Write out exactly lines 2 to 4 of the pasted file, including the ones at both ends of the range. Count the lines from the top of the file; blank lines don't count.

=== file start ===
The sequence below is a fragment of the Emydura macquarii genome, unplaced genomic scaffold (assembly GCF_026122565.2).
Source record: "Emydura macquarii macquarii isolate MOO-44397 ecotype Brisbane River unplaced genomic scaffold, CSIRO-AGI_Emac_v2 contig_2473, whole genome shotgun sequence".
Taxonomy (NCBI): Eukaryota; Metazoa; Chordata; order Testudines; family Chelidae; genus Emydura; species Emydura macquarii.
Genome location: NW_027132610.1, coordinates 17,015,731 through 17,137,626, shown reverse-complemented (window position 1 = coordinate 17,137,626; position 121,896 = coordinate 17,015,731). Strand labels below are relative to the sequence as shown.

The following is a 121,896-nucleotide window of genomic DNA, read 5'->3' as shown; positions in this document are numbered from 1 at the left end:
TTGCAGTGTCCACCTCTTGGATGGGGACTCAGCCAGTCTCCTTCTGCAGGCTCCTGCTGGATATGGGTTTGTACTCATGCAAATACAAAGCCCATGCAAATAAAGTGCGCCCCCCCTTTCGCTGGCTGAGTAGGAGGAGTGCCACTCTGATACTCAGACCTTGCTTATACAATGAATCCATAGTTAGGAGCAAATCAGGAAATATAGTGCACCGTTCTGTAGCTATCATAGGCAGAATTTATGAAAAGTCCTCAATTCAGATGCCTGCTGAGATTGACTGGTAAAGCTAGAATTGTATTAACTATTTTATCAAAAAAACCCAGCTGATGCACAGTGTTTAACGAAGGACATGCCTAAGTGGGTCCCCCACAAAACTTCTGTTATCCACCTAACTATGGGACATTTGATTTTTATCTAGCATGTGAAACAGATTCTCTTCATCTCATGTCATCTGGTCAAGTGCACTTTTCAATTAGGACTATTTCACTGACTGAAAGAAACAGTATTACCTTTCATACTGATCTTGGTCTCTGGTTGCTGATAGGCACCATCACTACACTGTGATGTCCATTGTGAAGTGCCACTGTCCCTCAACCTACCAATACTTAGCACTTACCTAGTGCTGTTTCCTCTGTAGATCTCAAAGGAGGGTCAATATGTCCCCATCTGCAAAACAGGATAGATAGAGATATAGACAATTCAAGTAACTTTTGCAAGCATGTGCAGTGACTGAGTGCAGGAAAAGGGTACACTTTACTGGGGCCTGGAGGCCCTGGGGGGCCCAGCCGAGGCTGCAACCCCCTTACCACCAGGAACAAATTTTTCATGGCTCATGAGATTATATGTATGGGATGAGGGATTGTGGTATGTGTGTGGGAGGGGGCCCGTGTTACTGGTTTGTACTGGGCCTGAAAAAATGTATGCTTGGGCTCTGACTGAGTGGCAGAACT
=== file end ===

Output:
Source record: "Emydura macquarii macquarii isolate MOO-44397 ecotype Brisbane River unplaced genomic scaffold, CSIRO-AGI_Emac_v2 contig_2473, whole genome shotgun sequence".
Taxonomy (NCBI): Eukaryota; Metazoa; Chordata; order Testudines; family Chelidae; genus Emydura; species Emydura macquarii.
Genome location: NW_027132610.1, coordinates 17,015,731 through 17,137,626, shown reverse-complemented (window position 1 = coordinate 17,137,626; position 121,896 = coordinate 17,015,731). Strand labels below are relative to the sequence as shown.